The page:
In the often poorly developed tropical and subtropical regions are mostly used radar sets in the S-band. They can achieve ranges of up to 800 km. S-band radars are relatively expensive but use a wavelength that experiences little or no attenuation even in the presence of very heavy precipitation and hail, which is ideal for areas primarily affected by intense thunderstorm systems such as tropical cyclones and tornadoes. The power of these radars is in the megawatt range. Beyond 250 km, the radar can only detect the precipitation component at very high altitudes due to the curvature of the Earth making it suitable only for identifying the major storm cells (at altitudes greater than 15 km at a distance of 800 km from the radar).

The regions in Europe (moderate climate) are well developed in covering with weather radar. Here are mostly used radars in the C-band. This frequency range allows higher accuracy. The maximum range of radars in C-band is limited to about 250 km mostly, of which only 150 to 180 km are used because of the higher accuracy. C-band radars are less expensive but use a wavelength that is attenuated by heavy rainfall. These conditions are acceptable for a temperate climate zone where precipitation is usually light to moderate. However, these radars perform less well during heavier summer thunderstorms. The pulse power of their transmitting pulses is usually 250 kW.

Technically, receiver sensitivities in the range of less than -100 dBm are possible. These receivers process echo signals whose power is in the range of less than one picowatt. Here the environmental noise is disturbing mostly. The receivers are mounted as close as possible to the antenna to minimize losses in the antenna feed lines.

At the same time, however, it must be possible to process extremely strong echo signals. To achieve the required linear receiver dynamics of up to 105 dB, several receivers with different sensitivities operate in parallel. The software then selects the signal with the best signal-to-noise ratio, which is not yet overdriven.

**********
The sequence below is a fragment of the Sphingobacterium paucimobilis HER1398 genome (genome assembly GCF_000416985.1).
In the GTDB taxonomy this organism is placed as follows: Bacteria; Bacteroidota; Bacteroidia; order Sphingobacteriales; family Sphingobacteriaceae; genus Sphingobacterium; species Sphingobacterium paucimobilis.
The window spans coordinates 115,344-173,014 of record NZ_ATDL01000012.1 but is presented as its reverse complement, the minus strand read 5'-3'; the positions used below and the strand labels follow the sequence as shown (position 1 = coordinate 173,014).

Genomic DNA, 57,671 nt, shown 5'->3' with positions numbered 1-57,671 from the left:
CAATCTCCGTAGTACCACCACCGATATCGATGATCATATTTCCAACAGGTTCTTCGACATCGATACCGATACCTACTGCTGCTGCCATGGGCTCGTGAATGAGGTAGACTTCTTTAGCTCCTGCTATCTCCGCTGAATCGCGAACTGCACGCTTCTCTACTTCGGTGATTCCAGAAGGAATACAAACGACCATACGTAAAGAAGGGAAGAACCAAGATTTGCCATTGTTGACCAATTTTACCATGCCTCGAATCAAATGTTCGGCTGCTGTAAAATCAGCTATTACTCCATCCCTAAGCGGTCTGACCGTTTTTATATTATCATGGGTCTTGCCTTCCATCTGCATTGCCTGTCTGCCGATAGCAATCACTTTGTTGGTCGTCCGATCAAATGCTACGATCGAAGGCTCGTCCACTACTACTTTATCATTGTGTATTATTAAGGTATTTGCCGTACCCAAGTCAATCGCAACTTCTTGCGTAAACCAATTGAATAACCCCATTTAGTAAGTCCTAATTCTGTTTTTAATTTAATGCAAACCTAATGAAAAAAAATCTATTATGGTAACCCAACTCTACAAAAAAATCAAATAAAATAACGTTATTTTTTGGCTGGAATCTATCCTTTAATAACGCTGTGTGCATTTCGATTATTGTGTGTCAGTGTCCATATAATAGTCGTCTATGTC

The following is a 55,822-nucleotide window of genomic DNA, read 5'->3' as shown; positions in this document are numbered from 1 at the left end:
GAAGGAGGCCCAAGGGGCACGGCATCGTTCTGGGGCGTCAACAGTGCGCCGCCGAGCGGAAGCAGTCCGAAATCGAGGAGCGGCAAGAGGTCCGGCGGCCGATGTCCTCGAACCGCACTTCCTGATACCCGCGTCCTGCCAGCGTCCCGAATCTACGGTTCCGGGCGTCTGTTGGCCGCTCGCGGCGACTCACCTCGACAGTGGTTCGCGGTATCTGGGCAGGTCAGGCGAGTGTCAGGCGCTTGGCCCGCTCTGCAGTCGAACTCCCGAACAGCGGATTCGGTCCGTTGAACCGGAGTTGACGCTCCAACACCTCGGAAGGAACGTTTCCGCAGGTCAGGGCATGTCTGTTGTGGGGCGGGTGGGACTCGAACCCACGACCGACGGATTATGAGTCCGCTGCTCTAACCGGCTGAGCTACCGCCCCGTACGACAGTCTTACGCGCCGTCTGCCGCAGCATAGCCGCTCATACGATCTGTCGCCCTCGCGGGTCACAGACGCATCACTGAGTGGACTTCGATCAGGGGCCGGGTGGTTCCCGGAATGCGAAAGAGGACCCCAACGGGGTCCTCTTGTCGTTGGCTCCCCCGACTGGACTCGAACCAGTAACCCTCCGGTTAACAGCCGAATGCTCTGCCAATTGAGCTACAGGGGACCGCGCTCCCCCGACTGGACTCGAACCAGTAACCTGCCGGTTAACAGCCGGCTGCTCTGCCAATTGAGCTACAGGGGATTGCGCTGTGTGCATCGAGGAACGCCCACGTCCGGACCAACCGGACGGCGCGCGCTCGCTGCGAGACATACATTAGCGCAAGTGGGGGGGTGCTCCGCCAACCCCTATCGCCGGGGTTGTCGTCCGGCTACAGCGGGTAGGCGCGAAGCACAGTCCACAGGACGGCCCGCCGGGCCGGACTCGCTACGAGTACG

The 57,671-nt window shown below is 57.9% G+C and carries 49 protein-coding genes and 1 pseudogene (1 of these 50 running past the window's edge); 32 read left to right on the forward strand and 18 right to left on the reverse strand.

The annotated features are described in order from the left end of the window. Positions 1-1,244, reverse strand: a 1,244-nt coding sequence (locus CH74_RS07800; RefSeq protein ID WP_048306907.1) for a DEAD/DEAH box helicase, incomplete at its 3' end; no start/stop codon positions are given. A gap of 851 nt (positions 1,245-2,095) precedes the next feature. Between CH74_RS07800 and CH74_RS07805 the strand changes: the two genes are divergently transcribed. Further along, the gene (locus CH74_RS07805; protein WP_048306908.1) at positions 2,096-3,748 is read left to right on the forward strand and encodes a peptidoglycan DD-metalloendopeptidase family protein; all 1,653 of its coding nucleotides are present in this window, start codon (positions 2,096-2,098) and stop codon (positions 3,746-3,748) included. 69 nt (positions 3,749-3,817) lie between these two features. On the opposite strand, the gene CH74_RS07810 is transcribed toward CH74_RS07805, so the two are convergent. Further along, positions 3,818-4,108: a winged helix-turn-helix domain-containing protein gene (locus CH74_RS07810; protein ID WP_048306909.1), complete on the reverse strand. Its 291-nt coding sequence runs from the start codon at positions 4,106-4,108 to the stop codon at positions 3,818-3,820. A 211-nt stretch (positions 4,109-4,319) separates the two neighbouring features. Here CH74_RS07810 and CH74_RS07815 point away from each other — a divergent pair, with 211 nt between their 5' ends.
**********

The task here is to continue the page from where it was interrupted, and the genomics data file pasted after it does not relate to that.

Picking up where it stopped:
###### Pulse repetition frequency

Modern precipitation radars have a very dynamic rotational speed and pulse repetition frequency. Since the weather takes place in the tropopause, the absolute altitude range is limited to about 18 km. Because of this, quite steep elevation angles do not have to be driven with the maximum possible range. Above the tropopause, no interfering overreaches are expected either. Here a much higher pulse repetition frequency can be used and the antenna can rotate faster than in the lower elevation scans.

Range [km]
Height [km]
Precipitation Scan

Figure 4: Scan strategy for a precipitation radar
(The scale of the height scale is increased 1:5)

Range [km]
Height [km]
Precipitation Scan

Figure 4: Scan strategy for a precipitation radar
(The scale of the height scale is increased 1:5)

##### Scanning strategy

A scanning strategy is shown in Figure 4. A cycle starts with a precipitation scan, whose antenna tilt depends on the coverage angle (horizon) of the radar site. During this rotation, the radar works with a pulse repetition frequency of 600 Hz. The antenna rotates at a speed of 12° per second. Then the volume scan with the antenna pattern starts at 5.5° and turns down one degree after each further rotation. These scans use a pulse repetition frequency of 600 or 800 Hz. The antenna rotation speed increases slightly to 18° per second, only the lowest diagram uses the 12° per second again (suppression of fixed clutter interference). In the eighth rotation, the scan is performed with an elevation angle of 8° and a pulse repetition frequency of 800 or 1 200 Hz. The elevation angles of 12°, 17°, and 25° use 2 410 Hz at a rotation speed of 30° per second. Finally, a scan is performed vertically upwards, which is used for internal calibration. The antenna aligns itself to the north and waits for the start of the next cycle. All precipitation radars of the DWD start simultaneously with the rotation for the next cycle. Therefore the rotation of the antennas is roughly synchronized and thus prevents the antennas from radiating each other. At the same time, it supports the formation of composite radar products (calculation of radar images from data of several radars), because the data from the precipitation scan, for example, are all from the same minute.

Figure 5: Horizontal radar coverage of a network of weather radars in Germany (Source: Deutscher Wetterdienst)

Figure 5: Horizontal radar coverage of a network of weather radars in Germany (Source: Deutscher Wetterdienst)